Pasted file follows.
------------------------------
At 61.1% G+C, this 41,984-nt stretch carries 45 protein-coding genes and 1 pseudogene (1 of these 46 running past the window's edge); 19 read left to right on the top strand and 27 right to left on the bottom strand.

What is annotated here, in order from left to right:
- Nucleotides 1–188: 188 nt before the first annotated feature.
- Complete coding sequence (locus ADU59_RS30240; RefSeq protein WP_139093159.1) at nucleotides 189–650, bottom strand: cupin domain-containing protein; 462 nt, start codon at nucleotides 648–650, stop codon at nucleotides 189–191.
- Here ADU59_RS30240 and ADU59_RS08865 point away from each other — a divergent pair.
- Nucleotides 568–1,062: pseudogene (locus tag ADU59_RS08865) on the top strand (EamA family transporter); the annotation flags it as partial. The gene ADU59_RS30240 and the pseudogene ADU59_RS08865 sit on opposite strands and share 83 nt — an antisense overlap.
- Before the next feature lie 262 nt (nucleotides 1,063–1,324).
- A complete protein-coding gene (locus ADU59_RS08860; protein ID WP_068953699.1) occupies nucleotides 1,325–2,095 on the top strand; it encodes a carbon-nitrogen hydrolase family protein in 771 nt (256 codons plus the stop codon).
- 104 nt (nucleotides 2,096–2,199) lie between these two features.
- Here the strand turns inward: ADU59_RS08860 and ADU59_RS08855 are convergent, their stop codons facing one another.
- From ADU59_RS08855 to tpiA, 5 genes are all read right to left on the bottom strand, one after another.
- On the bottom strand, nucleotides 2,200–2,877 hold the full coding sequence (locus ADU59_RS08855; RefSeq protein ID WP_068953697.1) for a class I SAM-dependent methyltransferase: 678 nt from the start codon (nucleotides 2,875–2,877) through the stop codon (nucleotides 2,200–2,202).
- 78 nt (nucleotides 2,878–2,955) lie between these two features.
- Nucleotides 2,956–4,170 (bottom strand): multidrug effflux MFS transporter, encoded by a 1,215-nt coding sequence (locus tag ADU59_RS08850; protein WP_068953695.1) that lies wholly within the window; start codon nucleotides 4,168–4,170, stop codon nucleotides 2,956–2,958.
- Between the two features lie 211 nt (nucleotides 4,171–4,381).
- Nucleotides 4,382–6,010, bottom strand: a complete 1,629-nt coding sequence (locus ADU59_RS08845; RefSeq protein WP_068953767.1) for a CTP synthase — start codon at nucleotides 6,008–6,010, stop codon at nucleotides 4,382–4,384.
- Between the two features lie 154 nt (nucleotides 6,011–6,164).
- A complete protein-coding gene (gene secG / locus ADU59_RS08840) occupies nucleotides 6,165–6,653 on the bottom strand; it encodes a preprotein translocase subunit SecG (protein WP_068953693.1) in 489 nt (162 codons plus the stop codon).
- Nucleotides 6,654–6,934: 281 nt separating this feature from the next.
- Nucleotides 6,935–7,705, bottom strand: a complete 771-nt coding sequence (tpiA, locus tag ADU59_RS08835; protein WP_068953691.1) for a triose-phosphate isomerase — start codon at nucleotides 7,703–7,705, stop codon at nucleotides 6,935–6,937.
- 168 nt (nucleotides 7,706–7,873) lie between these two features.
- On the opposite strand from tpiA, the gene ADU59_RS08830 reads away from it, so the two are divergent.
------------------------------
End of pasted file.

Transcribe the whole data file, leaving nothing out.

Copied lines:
At 61.1% G+C, this 41,984-nt stretch carries 45 protein-coding genes and 1 pseudogene (1 of these 46 running past the window's edge); 19 read left to right on the top strand and 27 right to left on the bottom strand.

What is annotated here, in order from left to right:
- Nucleotides 1–188: 188 nt before the first annotated feature.
- Complete coding sequence (locus ADU59_RS30240; RefSeq protein WP_139093159.1) at nucleotides 189–650, bottom strand: cupin domain-containing protein; 462 nt, start codon at nucleotides 648–650, stop codon at nucleotides 189–191.
- Here ADU59_RS30240 and ADU59_RS08865 point away from each other — a divergent pair.
- Nucleotides 568–1,062: pseudogene (locus tag ADU59_RS08865) on the top strand (EamA family transporter); the annotation flags it as partial. The gene ADU59_RS30240 and the pseudogene ADU59_RS08865 sit on opposite strands and share 83 nt — an antisense overlap.
- Before the next feature lie 262 nt (nucleotides 1,063–1,324).
- A complete protein-coding gene (locus ADU59_RS08860; protein ID WP_068953699.1) occupies nucleotides 1,325–2,095 on the top strand; it encodes a carbon-nitrogen hydrolase family protein in 771 nt (256 codons plus the stop codon).
- 104 nt (nucleotides 2,096–2,199) lie between these two features.
- Here the strand turns inward: ADU59_RS08860 and ADU59_RS08855 are convergent, their stop codons facing one another.
- From ADU59_RS08855 to tpiA, 5 genes are all read right to left on the bottom strand, one after another.
- On the bottom strand, nucleotides 2,200–2,877 hold the full coding sequence (locus ADU59_RS08855; RefSeq protein ID WP_068953697.1) for a class I SAM-dependent methyltransferase: 678 nt from the start codon (nucleotides 2,875–2,877) through the stop codon (nucleotides 2,200–2,202).
- 78 nt (nucleotides 2,878–2,955) lie between these two features.
- Nucleotides 2,956–4,170 (bottom strand): multidrug effflux MFS transporter, encoded by a 1,215-nt coding sequence (locus tag ADU59_RS08850; protein WP_068953695.1) that lies wholly within the window; start codon nucleotides 4,168–4,170, stop codon nucleotides 2,956–2,958.
- Between the two features lie 211 nt (nucleotides 4,171–4,381).
- Nucleotides 4,382–6,010, bottom strand: a complete 1,629-nt coding sequence (locus ADU59_RS08845; RefSeq protein WP_068953767.1) for a CTP synthase — start codon at nucleotides 6,008–6,010, stop codon at nucleotides 4,382–4,384.
- Between the two features lie 154 nt (nucleotides 6,011–6,164).
- A complete protein-coding gene (gene secG / locus ADU59_RS08840) occupies nucleotides 6,165–6,653 on the bottom strand; it encodes a preprotein translocase subunit SecG (protein WP_068953693.1) in 489 nt (162 codons plus the stop codon).
- Nucleotides 6,654–6,934: 281 nt separating this feature from the next.
- Nucleotides 6,935–7,705, bottom strand: a complete 771-nt coding sequence (tpiA, locus tag ADU59_RS08835; protein WP_068953691.1) for a triose-phosphate isomerase — start codon at nucleotides 7,703–7,705, stop codon at nucleotides 6,935–6,937.
- 168 nt (nucleotides 7,706–7,873) lie between these two features.
- On the opposite strand from tpiA, the gene ADU59_RS08830 reads away from it, so the two are divergent.